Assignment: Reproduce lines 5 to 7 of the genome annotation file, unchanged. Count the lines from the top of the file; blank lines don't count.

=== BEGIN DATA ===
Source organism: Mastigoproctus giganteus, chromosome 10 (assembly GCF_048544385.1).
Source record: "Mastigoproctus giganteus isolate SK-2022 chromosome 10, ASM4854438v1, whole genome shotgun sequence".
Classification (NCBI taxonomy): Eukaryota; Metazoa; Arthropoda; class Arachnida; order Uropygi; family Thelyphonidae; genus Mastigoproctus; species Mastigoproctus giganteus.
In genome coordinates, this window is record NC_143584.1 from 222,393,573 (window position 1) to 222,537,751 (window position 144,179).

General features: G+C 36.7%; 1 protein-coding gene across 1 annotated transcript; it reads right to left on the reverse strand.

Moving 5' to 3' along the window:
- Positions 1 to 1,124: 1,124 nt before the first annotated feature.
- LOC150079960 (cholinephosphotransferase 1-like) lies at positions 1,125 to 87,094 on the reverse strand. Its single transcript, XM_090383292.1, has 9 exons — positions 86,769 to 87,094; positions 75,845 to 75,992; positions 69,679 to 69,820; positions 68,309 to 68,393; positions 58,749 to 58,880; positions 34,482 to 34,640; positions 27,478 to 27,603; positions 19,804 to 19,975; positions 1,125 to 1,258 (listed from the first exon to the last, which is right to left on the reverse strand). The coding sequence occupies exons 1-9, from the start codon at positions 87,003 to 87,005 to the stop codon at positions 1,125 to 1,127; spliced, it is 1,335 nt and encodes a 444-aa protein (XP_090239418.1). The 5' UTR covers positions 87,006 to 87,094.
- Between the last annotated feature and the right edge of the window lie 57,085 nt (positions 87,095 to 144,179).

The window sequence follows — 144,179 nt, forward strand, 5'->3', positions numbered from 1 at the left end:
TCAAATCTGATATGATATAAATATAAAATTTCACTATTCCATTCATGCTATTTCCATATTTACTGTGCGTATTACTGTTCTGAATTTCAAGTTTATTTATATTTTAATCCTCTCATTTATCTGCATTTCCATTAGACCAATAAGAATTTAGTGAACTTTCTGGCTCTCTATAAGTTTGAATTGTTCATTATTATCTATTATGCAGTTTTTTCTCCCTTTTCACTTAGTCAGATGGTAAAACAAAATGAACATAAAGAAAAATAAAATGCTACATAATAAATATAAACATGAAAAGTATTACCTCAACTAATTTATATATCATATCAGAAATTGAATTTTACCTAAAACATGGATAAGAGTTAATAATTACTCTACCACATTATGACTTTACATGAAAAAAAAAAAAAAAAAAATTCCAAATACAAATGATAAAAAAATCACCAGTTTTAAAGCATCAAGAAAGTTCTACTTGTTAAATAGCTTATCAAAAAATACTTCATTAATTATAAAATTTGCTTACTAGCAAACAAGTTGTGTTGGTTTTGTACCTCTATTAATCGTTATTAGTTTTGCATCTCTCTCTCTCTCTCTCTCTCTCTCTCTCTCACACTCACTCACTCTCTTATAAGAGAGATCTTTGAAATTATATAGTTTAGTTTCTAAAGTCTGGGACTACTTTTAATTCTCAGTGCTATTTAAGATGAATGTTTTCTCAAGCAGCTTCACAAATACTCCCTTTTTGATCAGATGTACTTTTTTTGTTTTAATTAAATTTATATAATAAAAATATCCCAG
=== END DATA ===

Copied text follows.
General features: G+C 36.7%; 1 protein-coding gene across 1 annotated transcript; it reads right to left on the reverse strand.

Moving 5' to 3' along the window:
- Positions 1 to 1,124: 1,124 nt before the first annotated feature.